Tuesday, February 19, 2013

Sting City

Ever wonder what it would feel like to hold a five-foot animate chicken cutlet? Curious about what an animal with a kisser like vacuum might look like? Want a little magic in your life? Fear no danger? Like getting mobbed by moving pancakes underwater? Appreciate flatness? Then I highly recommend you find a boat and make a sojourn to Stingray City, where the sea puppies live, and all your weirdo dreams can come true. I know mine did.

Southern stingrays (Dasyatis americana) can be found elegantly gliding around the ocean floor in tropical and subtropical waters from Jersey to Brazil. Their pectorals fins stretch out like stealth wings, trailing long, barbed tails behind. Diamond-shaped, their dorsal side is olive-hued and rough like a fleshy sandpaper, while their underbellies are a smooth, soft white. Their namesake stinger barb is tucked in about half way down their slim tails, and while its venom is not fatal to humans, a poke would sting like all hell. (Incidentally, Steven Irwin's fatal heart-sting freak accident was not at the fins of a southern ray.) 


This genial lot of wild rays hangs out at a large, naturally-occurring sandbar within a huge salt-water lagoon on the island's northwestern end, walled in by the barrier reef that rings the whole island. Apparently these usually solitary creatures cued in to a free meal years ago when they realized fisherfolk came to these shallow waters to clean their fish and toss the delicious guts overboard. And before you knew it hungry rays were coming out to the sound of boat engines like a flock of pancakes looking of syrup. Shortly there after, industrious humans realized they could make a buck by bringing animal-crazed tourists out to feed (mmm, calamari), pet, and generally love up on the now quite tame rays, and in the process make my decade.


Some of the rays have been coming around for years, like Rebecca, the biggest, oldest female, and Stumpy, who lost her tail, and Scarface of the distinct features... And when these gentle creatures whimple by, grazing your knee-backs and ruffling over your shoulders to hoover at the fish in your hand, you will not be able to cease laughing like a happy maniac, and you will fervently wish you were a mermaid just so you could keep one as a friend.

Wednesday, February 13, 2013

Terrapin Station

Well, technically you wouldn't call a sea turtle a terrapin, but tell that to Jerry. One of the best things we did on Grand Cayman was visit The Cayman Turtle Farm, a premiere breeding center for endangered green sea turtles. Chelonia mydas are dubbed green not for their outer color, but rather because the fat layer beneath their shell is green. For my part, let the record state I am uncertain if that means sort of a dull mossy green, or a bright, ectoplasm-type hue. Their range circles the globe in tropical and sub-tropical waters.

The breeding center is home to a number large, 500+ pound adult turtles who share a large saltwater lagoon equipped with a lounge studded with lava lamps, beaded curtains, soft lighting, and Barry White background music. No, that is a lie... but they are packed into a lagoon to facilitate orgies, I mean mating, but the lounge area is mostly just a sandy beach perfect for egg-laying. Mamas can lay 100-200 eggs in a go, and in the wild some may migrate as far as 1,6000 miles to reach their breeding grounds.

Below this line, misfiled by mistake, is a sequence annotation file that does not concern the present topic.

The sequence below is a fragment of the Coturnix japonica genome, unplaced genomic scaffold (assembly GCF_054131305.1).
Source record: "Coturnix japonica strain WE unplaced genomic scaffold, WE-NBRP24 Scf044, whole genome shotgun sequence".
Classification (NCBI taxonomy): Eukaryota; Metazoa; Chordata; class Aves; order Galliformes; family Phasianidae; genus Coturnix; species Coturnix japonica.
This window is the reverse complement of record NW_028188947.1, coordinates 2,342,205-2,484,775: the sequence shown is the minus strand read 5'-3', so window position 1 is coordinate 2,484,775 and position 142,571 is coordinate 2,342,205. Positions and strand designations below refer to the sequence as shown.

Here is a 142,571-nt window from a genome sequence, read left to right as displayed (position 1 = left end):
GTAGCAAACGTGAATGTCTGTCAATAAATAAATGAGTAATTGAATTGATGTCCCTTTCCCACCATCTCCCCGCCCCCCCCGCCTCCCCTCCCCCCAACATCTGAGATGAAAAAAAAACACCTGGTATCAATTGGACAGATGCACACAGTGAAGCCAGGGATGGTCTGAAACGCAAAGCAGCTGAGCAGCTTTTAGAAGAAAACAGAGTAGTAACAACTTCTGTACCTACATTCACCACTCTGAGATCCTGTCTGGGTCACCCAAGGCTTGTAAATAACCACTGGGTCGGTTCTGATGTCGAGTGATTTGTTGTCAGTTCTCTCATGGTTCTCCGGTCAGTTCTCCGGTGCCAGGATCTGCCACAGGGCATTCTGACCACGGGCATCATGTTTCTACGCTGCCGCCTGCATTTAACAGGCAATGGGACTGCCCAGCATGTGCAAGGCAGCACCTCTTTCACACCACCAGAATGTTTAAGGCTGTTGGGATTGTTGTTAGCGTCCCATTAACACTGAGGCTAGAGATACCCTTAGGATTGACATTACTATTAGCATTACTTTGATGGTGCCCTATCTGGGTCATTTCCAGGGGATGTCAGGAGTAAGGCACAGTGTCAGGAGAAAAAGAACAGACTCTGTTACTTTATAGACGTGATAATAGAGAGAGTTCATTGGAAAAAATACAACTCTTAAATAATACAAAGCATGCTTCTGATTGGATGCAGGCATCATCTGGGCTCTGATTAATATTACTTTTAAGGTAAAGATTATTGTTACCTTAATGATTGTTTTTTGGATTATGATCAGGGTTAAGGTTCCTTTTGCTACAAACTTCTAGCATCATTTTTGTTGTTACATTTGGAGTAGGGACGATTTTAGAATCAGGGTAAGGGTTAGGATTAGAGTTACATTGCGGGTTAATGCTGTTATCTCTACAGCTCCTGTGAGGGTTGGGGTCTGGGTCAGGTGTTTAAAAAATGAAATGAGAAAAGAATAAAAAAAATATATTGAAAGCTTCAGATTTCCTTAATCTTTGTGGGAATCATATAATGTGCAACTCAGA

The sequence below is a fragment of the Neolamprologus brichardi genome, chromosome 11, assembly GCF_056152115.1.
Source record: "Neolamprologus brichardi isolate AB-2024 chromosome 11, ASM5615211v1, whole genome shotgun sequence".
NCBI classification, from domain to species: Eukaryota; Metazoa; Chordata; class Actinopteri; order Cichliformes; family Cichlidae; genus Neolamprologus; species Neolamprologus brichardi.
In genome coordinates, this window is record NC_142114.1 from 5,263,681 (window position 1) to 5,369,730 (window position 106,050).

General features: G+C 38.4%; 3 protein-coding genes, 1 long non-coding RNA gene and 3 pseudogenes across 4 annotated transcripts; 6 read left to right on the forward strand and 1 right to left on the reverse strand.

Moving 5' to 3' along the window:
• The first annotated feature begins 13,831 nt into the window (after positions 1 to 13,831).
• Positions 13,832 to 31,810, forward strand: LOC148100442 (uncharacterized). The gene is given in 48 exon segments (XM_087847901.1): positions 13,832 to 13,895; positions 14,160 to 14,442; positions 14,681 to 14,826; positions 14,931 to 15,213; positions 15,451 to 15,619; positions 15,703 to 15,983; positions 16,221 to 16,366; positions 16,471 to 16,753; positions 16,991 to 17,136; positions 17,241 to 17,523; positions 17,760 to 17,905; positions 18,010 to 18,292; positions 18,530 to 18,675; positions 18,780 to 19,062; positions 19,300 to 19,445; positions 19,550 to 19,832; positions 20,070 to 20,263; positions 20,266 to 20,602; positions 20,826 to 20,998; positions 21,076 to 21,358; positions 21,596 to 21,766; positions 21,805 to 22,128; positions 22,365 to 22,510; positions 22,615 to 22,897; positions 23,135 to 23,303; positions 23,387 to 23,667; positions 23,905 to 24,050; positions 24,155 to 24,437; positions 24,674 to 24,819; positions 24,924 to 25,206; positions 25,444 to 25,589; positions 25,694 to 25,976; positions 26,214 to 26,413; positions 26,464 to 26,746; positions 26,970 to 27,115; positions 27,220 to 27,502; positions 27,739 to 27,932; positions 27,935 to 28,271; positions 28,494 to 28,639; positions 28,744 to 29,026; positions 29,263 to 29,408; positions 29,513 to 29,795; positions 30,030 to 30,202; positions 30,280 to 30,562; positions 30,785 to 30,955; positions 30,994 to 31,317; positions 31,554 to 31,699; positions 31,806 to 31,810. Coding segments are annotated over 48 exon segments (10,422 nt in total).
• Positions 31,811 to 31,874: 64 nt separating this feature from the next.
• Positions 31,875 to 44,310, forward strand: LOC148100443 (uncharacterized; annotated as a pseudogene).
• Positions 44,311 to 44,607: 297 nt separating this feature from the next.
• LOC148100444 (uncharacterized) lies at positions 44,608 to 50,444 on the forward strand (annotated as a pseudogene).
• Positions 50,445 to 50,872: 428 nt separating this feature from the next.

After incubating for a couple of months, tiny, adorable, bite-sized little baby turtles hatch in their sand pits and crawl their way to the sea. They are, as you may expect, extremely vulnerable to predators during the first several months of their lives, and get no help from mama, because she hit the road as soon as she buried her clutch. It is sad, but no surprise then, that only about one percent of the little turtlets make it to adulthood. This fact, combined with shoreline development (habitat loss), fishing net interference, predation (human and non-human), and the ill-effects of chemical pollution has served in securing the green sea turtle a spot on the Endangered Species list. In 2007 the green was also granted international protection under CITES.

Since its inception in 1968, the Cayman Turtle Farm has bred and released over 31,000 yearling turtles into the wild, and is the first facility to successfully release second generation greens (those bred, laid, hatched, and reared in captivity). Last year the center released the first of its satellite-tagged turtles, and now monitors individual movements via space technology and wizardry.


It is an incredible feeling to take a yearling in hand. Their shell pattern is delicate and unbelievable bright and crisp, a sunburst or seed husk painted on with a thin brush. Their front flippers are surprisingly strong, and tug at fingers hooked in armpits. You can soothe them with a gentle stroke of the chin. Mostly they casually drift around through the water, but are capable of zooming off at 30mph when they want a change of scenery. 

They are impossible not to root for.

Monday, February 11, 2013

He Hath Founded It Upon The Seas

Yesterday I returned from a lovely week of sand, sea, family, and rum on Grand Cayman. Returned to the snow, naturally, with the ocean still in salting my hair. This here is the first installment of usual suspects encountered. All were quite congenial. Except for the cockroaches, who shall remain nameless.

A wee crablet
Demonstrating the power of suction, and creepin'

Went a courtin'

Dove Rae Me

Nice beret, Luc

Still life with Chuckles

The long shanks

And now she's blushing

Just another goth kid

Forget something, blue-throated anole?